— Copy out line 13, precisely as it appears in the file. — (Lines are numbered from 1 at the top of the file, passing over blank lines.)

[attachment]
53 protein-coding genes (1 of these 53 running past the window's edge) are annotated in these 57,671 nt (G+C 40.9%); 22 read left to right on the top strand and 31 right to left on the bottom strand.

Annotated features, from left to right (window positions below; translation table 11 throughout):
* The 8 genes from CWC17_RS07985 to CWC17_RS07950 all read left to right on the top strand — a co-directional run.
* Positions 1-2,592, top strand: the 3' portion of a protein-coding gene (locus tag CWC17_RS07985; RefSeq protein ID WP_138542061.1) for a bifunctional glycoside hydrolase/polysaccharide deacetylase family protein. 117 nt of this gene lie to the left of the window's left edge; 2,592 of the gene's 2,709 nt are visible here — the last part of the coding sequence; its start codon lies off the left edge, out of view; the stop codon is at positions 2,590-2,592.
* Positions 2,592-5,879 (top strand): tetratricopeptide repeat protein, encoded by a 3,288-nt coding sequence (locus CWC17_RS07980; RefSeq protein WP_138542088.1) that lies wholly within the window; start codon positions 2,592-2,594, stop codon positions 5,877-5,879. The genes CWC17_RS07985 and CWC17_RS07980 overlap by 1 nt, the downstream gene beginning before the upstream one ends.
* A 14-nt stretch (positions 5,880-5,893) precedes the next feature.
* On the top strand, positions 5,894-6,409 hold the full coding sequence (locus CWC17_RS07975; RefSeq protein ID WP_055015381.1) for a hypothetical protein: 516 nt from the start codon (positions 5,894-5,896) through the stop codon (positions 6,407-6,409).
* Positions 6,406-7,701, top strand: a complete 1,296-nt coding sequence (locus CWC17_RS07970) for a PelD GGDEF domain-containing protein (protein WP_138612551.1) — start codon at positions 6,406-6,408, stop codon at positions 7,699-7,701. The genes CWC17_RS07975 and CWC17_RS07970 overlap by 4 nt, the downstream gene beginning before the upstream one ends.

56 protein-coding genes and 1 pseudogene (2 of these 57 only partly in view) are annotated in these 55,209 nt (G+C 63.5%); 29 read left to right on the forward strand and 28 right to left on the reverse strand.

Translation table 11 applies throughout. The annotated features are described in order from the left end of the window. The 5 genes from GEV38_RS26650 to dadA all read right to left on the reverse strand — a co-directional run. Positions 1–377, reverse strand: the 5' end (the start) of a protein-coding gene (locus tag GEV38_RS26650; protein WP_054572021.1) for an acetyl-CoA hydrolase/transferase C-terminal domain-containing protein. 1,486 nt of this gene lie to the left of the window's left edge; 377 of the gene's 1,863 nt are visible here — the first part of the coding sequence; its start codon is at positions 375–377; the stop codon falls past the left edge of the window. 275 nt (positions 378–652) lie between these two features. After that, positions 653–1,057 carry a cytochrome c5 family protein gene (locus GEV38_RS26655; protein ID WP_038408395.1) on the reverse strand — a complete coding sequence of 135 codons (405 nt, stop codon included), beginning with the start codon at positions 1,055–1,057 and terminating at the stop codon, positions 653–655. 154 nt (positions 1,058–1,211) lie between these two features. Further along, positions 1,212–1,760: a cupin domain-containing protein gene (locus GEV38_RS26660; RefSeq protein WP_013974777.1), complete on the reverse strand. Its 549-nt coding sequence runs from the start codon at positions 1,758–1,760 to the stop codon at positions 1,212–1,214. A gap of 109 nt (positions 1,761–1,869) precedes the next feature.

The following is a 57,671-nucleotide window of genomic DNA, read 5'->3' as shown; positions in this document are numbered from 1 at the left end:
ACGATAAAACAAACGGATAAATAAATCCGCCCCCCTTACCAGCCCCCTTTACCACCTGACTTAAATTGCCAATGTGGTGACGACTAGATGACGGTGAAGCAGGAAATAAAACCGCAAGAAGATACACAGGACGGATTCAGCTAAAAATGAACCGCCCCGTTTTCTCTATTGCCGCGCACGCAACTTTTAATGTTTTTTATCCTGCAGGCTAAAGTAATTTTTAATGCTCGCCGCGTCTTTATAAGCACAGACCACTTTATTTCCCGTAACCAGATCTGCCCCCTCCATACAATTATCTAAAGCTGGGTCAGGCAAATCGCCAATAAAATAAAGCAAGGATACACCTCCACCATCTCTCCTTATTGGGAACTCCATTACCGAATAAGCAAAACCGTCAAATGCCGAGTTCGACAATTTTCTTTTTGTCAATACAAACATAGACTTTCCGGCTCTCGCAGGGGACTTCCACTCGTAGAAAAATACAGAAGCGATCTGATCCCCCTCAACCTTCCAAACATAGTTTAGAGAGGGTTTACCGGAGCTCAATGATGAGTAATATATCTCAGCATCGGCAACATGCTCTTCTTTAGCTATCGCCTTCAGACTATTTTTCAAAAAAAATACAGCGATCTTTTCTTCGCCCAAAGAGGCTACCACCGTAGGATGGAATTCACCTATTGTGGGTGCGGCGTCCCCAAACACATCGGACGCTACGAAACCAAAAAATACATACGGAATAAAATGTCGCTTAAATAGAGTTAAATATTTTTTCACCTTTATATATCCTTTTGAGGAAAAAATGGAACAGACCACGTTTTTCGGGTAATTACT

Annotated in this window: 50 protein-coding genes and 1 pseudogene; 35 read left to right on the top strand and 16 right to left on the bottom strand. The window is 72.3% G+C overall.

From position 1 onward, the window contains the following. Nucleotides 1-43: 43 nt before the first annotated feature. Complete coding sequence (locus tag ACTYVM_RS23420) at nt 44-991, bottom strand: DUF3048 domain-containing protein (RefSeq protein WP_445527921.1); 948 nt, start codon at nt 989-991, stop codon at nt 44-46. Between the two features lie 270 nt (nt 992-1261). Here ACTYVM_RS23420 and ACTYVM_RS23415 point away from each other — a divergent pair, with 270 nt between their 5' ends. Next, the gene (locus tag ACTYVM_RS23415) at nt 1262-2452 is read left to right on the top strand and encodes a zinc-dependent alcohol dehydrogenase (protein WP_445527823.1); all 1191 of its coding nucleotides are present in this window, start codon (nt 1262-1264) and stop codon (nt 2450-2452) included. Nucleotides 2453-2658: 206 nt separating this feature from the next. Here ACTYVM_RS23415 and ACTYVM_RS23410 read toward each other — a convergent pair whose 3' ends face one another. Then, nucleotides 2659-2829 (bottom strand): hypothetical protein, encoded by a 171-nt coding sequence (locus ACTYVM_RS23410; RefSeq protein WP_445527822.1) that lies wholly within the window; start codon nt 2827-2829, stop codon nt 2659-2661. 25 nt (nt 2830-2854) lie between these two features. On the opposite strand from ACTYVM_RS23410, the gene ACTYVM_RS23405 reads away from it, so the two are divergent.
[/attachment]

Annotated in this window: 50 protein-coding genes and 1 pseudogene; 35 read left to right on the top strand and 16 right to left on the bottom strand. The window is 72.3% G+C overall.